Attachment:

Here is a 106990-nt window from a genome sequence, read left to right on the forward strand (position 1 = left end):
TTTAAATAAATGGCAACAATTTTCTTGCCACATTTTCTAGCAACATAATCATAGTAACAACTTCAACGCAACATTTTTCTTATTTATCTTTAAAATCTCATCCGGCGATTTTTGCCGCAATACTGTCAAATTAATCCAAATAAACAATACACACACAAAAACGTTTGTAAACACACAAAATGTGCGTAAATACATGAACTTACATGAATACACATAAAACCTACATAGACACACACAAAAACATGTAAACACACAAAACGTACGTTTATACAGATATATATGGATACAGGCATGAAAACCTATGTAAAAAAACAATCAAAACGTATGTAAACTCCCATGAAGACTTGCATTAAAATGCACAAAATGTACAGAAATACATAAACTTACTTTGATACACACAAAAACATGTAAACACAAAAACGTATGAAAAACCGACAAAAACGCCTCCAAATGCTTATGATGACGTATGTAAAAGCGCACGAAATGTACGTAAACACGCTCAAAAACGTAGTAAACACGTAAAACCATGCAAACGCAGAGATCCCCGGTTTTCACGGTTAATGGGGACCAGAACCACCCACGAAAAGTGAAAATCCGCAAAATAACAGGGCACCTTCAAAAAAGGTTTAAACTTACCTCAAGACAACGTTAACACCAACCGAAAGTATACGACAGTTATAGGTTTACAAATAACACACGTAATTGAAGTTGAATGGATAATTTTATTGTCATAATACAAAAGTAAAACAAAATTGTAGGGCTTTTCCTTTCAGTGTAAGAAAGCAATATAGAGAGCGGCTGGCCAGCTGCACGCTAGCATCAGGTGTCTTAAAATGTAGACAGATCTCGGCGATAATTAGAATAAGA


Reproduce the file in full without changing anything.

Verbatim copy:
Here is a 106990-nt window from a genome sequence, read left to right on the forward strand (position 1 = left end):
TTTAAATAAATGGCAACAATTTTCTTGCCACATTTTCTAGCAACATAATCATAGTAACAACTTCAACGCAACATTTTTCTTATTTATCTTTAAAATCTCATCCGGCGATTTTTGCCGCAATACTGTCAAATTAATCCAAATAAACAATACACACACAAAAACGTTTGTAAACACACAAAATGTGCGTAAATACATGAACTTACATGAATACACATAAAACCTACATAGACACACACAAAAACATGTAAACACACAAAACGTACGTTTATACAGATATATATGGATACAGGCATGAAAACCTATGTAAAAAAACAATCAAAACGTATGTAAACTCCCATGAAGACTTGCATTAAAATGCACAAAATGTACAGAAATACATAAACTTACTTTGATACACACAAAAACATGTAAACACAAAAACGTATGAAAAACCGACAAAAACGCCTCCAAATGCTTATGATGACGTATGTAAAAGCGCACGAAATGTACGTAAACACGCTCAAAAACGTAGTAAACACGTAAAACCATGCAAACGCAGAGATCCCCGGTTTTCACGGTTAATGGGGACCAGAACCACCCACGAAAAGTGAAAATCCGCAAAATAACAGGGCACCTTCAAAAAAGGTTTAAACTTACCTCAAGACAACGTTAACACCAACCGAAAGTATACGACAGTTATAGGTTTACAAATAACACACGTAATTGAAGTTGAATGGATAATTTTATTGTCATAATACAAAAGTAAAACAAAATTGTAGGGCTTTTCCTTTCAGTGTAAGAAAGCAATATAGAGAGCGGCTGGCCAGCTGCACGCTAGCATCAGGTGTCTTAAAATGTAGACAGATCTCGGCGATAATTAGAATAAGA